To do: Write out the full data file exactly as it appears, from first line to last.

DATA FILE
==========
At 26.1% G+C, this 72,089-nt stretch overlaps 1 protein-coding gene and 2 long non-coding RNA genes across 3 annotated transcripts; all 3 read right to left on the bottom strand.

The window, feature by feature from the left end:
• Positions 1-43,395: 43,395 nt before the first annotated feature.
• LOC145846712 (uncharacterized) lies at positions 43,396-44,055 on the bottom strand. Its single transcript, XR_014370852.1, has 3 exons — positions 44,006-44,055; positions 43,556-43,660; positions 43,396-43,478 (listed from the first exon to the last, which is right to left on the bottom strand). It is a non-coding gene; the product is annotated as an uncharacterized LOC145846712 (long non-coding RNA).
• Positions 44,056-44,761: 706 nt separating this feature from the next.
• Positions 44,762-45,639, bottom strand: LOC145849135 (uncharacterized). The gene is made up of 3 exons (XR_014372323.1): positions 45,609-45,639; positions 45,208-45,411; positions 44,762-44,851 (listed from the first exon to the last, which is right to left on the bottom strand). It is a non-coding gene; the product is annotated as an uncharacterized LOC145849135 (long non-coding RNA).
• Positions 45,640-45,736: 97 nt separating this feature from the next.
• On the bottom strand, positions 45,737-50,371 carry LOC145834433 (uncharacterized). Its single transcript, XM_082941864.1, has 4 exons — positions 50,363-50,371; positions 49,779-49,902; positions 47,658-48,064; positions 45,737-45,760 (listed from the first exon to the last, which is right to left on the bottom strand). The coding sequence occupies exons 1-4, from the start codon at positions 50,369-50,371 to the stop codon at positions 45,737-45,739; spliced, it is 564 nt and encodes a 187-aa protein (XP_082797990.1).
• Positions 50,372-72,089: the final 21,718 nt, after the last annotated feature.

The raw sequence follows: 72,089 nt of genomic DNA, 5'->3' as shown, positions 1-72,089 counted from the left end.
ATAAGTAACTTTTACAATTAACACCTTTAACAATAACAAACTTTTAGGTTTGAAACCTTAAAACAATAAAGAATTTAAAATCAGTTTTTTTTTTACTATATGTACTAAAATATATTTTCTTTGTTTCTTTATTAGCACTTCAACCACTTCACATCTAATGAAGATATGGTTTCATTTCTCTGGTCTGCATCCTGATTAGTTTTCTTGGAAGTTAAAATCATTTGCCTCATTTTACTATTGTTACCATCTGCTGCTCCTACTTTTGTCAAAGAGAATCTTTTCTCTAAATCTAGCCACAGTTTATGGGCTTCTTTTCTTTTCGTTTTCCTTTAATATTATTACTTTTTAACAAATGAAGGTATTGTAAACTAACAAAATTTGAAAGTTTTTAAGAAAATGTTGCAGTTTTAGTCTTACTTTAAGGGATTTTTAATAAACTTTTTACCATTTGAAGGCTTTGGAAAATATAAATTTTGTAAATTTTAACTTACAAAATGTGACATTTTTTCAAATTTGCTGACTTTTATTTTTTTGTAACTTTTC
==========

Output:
At 26.1% G+C, this 72,089-nt stretch overlaps 1 protein-coding gene and 2 long non-coding RNA genes across 3 annotated transcripts; all 3 read right to left on the bottom strand.

The window, feature by feature from the left end:
• Positions 1-43,395: 43,395 nt before the first annotated feature.
• LOC145846712 (uncharacterized) lies at positions 43,396-44,055 on the bottom strand. Its single transcript, XR_014370852.1, has 3 exons — positions 44,006-44,055; positions 43,556-43,660; positions 43,396-43,478 (listed from the first exon to the last, which is right to left on the bottom strand). It is a non-coding gene; the product is annotated as an uncharacterized LOC145846712 (long non-coding RNA).
• Positions 44,056-44,761: 706 nt separating this feature from the next.
• Positions 44,762-45,639, bottom strand: LOC145849135 (uncharacterized). The gene is made up of 3 exons (XR_014372323.1): positions 45,609-45,639; positions 45,208-45,411; positions 44,762-44,851 (listed from the first exon to the last, which is right to left on the bottom strand). It is a non-coding gene; the product is annotated as an uncharacterized LOC145849135 (long non-coding RNA).
• Positions 45,640-45,736: 97 nt separating this feature from the next.
• On the bottom strand, positions 45,737-50,371 carry LOC145834433 (uncharacterized). Its single transcript, XM_082941864.1, has 4 exons — positions 50,363-50,371; positions 49,779-49,902; positions 47,658-48,064; positions 45,737-45,760 (listed from the first exon to the last, which is right to left on the bottom strand). The coding sequence occupies exons 1-4, from the start codon at positions 50,369-50,371 to the stop codon at positions 45,737-45,739; spliced, it is 564 nt and encodes a 187-aa protein (XP_082797990.1).
• Positions 50,372-72,089: the final 21,718 nt, after the last annotated feature.

The raw sequence follows: 72,089 nt of genomic DNA, 5'->3' as shown, positions 1-72,089 counted from the left end.
ATAAGTAACTTTTACAATTAACACCTTTAACAATAACAAACTTTTAGGTTTGAAACCTTAAAACAATAAAGAATTTAAAATCAGTTTTTTTTTTACTATATGTACTAAAATATATTTTCTTTGTTTCTTTATTAGCACTTCAACCACTTCACATCTAATGAAGATATGGTTTCATTTCTCTGGTCTGCATCCTGATTAGTTTTCTTGGAAGTTAAAATCATTTGCCTCATTTTACTATTGTTACCATCTGCTGCTCCTACTTTTGTCAAAGAGAATCTTTTCTCTAAATCTAGCCACAGTTTATGGGCTTCTTTTCTTTTCGTTTTCCTTTAATATTATTACTTTTTAACAAATGAAGGTATTGTAAACTAACAAAATTTGAAAGTTTTTAAGAAAATGTTGCAGTTTTAGTCTTACTTTAAGGGATTTTTAATAAACTTTTTACCATTTGAAGGCTTTGGAAAATATAAATTTTGTAAATTTTAACTTACAAAATGTGACATTTTTTCAAATTTGCTGACTTTTATTTTTTTGTAACTTTTC